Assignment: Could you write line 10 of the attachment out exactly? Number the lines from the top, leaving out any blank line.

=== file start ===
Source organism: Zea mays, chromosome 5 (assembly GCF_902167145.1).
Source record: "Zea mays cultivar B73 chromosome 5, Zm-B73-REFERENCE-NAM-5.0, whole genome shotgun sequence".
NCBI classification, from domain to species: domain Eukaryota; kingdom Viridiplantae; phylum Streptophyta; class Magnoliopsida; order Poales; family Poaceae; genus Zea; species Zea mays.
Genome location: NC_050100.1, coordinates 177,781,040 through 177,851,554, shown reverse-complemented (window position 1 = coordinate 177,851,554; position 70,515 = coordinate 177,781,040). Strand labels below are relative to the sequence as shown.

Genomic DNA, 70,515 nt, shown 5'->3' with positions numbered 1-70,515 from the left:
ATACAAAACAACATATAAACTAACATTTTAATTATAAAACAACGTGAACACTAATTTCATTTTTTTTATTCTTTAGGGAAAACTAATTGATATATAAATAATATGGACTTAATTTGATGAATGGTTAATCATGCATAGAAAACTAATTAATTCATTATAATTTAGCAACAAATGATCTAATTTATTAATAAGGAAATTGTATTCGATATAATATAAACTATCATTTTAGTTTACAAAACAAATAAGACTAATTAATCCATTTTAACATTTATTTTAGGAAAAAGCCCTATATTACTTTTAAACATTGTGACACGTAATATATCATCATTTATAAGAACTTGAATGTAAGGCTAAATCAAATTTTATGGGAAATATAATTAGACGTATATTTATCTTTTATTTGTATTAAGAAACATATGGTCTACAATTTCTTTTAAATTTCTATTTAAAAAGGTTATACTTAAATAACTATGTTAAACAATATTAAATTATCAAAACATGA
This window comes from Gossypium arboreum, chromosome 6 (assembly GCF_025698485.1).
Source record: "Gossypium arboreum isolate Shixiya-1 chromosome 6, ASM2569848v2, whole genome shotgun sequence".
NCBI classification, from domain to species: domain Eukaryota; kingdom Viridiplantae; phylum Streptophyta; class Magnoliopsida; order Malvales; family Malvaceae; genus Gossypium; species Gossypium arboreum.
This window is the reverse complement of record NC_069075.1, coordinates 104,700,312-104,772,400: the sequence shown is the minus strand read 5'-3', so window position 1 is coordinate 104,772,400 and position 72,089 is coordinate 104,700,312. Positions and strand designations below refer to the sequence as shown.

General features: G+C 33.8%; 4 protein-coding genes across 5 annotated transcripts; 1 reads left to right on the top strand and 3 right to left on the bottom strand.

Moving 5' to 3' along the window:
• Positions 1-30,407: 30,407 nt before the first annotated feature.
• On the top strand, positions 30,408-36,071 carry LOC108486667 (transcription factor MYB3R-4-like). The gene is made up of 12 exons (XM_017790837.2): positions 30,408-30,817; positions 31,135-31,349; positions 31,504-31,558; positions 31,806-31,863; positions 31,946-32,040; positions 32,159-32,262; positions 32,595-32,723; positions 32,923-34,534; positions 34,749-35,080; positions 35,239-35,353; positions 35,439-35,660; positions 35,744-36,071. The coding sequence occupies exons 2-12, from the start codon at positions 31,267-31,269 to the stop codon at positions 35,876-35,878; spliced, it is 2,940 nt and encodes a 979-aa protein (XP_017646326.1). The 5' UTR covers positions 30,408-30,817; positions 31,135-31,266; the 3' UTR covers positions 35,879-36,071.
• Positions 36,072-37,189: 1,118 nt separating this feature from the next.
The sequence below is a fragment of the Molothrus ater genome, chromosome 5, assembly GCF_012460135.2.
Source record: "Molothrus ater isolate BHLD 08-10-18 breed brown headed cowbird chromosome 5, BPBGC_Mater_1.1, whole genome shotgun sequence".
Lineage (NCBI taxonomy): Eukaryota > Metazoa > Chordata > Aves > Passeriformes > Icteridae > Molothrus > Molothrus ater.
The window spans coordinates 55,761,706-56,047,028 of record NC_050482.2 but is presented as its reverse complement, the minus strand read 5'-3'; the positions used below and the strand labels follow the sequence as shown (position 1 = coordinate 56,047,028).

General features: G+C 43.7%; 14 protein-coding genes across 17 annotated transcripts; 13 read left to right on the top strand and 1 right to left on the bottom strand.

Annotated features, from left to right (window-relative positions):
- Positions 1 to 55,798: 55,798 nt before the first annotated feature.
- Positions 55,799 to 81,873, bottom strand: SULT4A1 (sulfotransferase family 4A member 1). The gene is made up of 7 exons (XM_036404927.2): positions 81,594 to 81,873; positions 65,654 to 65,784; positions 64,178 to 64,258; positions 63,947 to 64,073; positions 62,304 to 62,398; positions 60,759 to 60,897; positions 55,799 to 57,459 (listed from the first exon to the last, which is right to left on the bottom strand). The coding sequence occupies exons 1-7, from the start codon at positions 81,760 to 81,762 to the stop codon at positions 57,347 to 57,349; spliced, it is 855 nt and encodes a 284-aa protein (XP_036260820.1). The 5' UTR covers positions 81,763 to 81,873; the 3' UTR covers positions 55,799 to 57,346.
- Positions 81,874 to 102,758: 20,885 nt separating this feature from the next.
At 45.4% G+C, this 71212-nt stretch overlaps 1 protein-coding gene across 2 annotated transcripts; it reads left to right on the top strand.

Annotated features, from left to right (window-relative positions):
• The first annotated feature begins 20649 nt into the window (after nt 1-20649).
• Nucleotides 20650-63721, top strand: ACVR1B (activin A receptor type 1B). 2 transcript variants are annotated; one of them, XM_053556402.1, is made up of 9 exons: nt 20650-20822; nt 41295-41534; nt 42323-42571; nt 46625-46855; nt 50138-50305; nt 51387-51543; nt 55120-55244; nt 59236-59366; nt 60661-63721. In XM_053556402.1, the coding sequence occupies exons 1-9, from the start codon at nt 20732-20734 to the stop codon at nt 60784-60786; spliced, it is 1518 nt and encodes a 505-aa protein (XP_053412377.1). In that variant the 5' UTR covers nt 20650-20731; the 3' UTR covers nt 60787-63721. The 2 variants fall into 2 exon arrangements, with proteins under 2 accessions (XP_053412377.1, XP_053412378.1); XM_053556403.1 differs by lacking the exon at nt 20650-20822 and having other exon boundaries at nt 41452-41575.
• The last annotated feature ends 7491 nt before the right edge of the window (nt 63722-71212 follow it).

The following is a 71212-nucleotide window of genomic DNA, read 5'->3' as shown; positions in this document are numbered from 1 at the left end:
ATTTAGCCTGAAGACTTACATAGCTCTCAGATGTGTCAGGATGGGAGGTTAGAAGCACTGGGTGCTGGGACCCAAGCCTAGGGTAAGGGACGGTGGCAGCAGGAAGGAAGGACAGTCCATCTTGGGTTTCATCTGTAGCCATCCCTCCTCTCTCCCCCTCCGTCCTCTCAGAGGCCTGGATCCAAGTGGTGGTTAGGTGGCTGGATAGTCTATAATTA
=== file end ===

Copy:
This window is the reverse complement of record NC_069075.1, coordinates 104,700,312-104,772,400: the sequence shown is the minus strand read 5'-3', so window position 1 is coordinate 104,772,400 and position 72,089 is coordinate 104,700,312. Positions and strand designations below refer to the sequence as shown.